Friday, 3 November 2017

The 2017 vintage

As noted in our previous post 'Fun in the vineyard 2' we had a bit of a disastrous year what with mildew (despite a comprehensive spraying programme) and for the first time, bird depredations. We estimated only a quarter of white grapes and no red to speak of at all.

Cris himself
Before all this became apparent we had decided to buy grapes from our friend Chris Lisney-Smith from 'The Wine grape Club' in Hatfield as we did last year (Trebbiano and Sangiovese). Chris sent out a round robin to say that he too was having trouble with grapes this year. The bad news was that production was down significantly thanks to spring hail and frosts and other reasons. The good news was that quality was good. Chris has a firm called Southern Stumps by the way so when he's not selling grapes to the Italian and Spanish communities, he's grinding those stumps.

On our first trip to Hatfield we saw Maccabeo, Trebbiano. Tempranillo, Sangiovese, Montepulciano, Cabernet Sauvignon and Merlot. We decided to buy Maccabeo as it looked a good deal riper than in 2016 and Chris said he was hoping for Nero di Troia and that really sounded just the ticket.

In the event, the Maccabeo sold out before we could get our hands on it and the Nero di Trois never materialised.

Moscato grapes transported from Hatfield.
There was some Moscato however, so we ended up with that and more Trebbiano - a grape which grows in our estimation contrary to its reputation.

Grape crusher ready to go.
Like all Chris's Italian grapes, our Trebbiano comes from Puglia which means there is a chance it is not Trebbiano Toscano but perhaps one of the more interesting Trebbianos such as Trebbiano D'Abruzzo.

Trebbiano grape juice

By the same token, is our Moscato perhaps Moscato di Trani? Chris said he would ask the supplier but there has been no answer yet.

The Trebbiano was first and eventually started to ferment spontaneously.

A week later we repeated the crushing and pressing with the Moscato. Surprisingly this didn't seem to want to ferment on its own so we added a yeast angled towards making a Bordeaux white type wine. Did they mean Bordeaux white as in a Barsac or Sauternes or a dry Bordeaux white a la Sauvignon/Semillon? It probably doesn't matter much; the Moscato reacted immediately and somewhat violently to the sprinkling of this yeast after a week of just sitting there.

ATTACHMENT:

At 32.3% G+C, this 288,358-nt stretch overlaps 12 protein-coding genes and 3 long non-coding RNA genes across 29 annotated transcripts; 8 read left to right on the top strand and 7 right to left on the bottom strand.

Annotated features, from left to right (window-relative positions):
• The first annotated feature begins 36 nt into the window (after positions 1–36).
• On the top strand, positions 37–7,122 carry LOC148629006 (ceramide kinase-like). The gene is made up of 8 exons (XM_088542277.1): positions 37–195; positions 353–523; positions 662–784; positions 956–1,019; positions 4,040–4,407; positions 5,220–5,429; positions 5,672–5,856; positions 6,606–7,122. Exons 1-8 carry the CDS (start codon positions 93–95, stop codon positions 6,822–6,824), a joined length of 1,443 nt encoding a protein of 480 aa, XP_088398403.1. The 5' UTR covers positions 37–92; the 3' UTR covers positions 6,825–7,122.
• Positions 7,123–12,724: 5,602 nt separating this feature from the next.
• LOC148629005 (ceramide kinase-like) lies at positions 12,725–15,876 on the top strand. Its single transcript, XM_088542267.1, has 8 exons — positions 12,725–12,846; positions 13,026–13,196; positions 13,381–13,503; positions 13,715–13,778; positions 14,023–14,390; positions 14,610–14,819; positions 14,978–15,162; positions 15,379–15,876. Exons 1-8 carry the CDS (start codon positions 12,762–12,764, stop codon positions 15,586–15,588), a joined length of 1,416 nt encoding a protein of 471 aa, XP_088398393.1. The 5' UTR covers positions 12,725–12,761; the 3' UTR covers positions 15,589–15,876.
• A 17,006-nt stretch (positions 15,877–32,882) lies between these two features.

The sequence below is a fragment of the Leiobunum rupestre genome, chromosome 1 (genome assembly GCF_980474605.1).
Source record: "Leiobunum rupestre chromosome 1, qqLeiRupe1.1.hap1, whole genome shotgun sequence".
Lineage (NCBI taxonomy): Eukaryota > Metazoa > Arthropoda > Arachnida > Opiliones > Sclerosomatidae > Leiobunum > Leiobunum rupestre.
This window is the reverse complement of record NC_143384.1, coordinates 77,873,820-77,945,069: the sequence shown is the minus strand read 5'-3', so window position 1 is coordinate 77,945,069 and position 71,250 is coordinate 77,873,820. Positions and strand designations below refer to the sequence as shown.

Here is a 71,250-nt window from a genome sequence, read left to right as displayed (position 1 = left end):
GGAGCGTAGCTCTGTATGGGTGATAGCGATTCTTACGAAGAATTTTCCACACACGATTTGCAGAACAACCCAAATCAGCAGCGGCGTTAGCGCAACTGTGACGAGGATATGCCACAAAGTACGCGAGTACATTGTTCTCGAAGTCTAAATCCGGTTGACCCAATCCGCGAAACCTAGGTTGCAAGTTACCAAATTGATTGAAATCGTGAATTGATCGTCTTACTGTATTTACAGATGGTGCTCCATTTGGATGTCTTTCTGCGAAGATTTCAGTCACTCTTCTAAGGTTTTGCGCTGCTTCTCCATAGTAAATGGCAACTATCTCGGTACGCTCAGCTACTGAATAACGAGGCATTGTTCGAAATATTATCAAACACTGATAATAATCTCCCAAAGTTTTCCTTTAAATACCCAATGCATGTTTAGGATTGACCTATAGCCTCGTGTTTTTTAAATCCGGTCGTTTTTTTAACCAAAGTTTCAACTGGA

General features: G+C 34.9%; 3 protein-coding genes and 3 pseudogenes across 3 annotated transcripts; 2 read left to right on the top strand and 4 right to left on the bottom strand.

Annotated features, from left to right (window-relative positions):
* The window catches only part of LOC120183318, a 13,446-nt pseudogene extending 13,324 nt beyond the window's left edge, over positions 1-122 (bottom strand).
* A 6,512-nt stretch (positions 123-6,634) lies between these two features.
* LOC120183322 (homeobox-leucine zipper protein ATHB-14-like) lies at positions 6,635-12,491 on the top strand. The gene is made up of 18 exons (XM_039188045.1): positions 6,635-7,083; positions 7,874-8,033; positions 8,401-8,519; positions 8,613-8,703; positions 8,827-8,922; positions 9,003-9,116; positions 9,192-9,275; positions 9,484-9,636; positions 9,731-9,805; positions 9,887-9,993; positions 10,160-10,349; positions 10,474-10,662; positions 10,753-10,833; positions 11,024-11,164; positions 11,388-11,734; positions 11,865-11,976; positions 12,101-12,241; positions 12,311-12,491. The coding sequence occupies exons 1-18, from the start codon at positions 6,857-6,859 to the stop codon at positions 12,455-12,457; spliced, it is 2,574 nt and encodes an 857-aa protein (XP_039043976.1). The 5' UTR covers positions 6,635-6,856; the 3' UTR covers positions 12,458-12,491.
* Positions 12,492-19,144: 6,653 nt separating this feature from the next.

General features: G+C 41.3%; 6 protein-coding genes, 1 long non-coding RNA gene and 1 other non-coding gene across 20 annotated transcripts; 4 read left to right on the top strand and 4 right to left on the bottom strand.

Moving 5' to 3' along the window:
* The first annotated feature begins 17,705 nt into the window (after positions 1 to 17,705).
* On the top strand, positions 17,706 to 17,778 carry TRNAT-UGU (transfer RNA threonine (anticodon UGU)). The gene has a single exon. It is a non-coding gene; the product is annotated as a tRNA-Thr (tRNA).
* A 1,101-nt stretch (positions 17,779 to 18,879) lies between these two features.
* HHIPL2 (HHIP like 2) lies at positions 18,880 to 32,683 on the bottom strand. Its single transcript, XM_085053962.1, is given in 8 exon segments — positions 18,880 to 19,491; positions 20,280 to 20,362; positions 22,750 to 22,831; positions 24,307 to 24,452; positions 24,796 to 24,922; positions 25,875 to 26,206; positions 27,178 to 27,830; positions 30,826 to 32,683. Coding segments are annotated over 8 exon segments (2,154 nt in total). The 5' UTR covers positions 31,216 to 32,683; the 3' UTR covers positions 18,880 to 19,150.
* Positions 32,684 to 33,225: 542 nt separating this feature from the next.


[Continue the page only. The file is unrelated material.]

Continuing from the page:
these two basket containes Bacchus grapes.

note the pink Souvignier Gris grapes on top

A few weeks later we harvested what we could from the vineyard. Bacchus is the predominant variety but this year there wasn't even enough for a 23 litre carboy. Fortunately some of our other varieties - all PIWI disease-resistant hybrids - have finally come on stream so we were able to supplement the Bacchus with Solaris (overripe), GM1807-3 (slightly underripe) which we call 'Bettina' after Dr. Bettina Lindner at Geisenheim who kindly helped us on our visit there a few years ago, Johanniter which has proved a good variety needing no spraying, Goldriesling (productive but mildew-prone) and surprisingly, Souvignier Gris, one of the more recently planted varieties which suddenly decided to produce nice big pink berries.

Racking the Gemischte Satz juice

We have decided to call this wine 'Gemischter Satz.'

Trebbiano in the fermenter

Gemischter Satz looks a bit dirty to begin with and the juice tasted markedly more acidic than the Italian ones not surprisingly. A week into fermentation it was giving off a nasty sulphurous aroma. We thought it had gone off. Always loeath to add sulfites, we thought on this occasion it might be the only thing to do. A week and 3 Campden tablets later, the smell had gone and the colour was looking a lot cleaner. The fermentation had pretty well finished so we racked the wine off leaving some pretty mucky residue.

left to right, Trebbiano, Gemischte Satz, Moscato

the same 2 weeks later. Note changes in colour, transparency.

We have topped this carboy up with some Bacchus from 3 years ago and a bit of Sauvignon blanc for want of anything more appropriate.

We very much wanted to make a red wine also. There were grapes from Rondo, Regent, Dornfelder and one or two others (a bunch each of Pinot Noir and Pinot Meunier) as well as Triomphe which as described in the prevuious pest (Fun in the vineyard 3) were eaten by birds.

Rondo is always the first to ripen and the first to be eaten by birds.

This was the sum total of our Rondo grapes.

and here are the stalks after de-stemming by hand.

Here are the berries

Rondo microscopic vinification

and here the microscopic vinification. Pathetic.

Gemischte Satz must

In the end we added the Rondo grape juice to a left-over bit of our Trebbiano wine.

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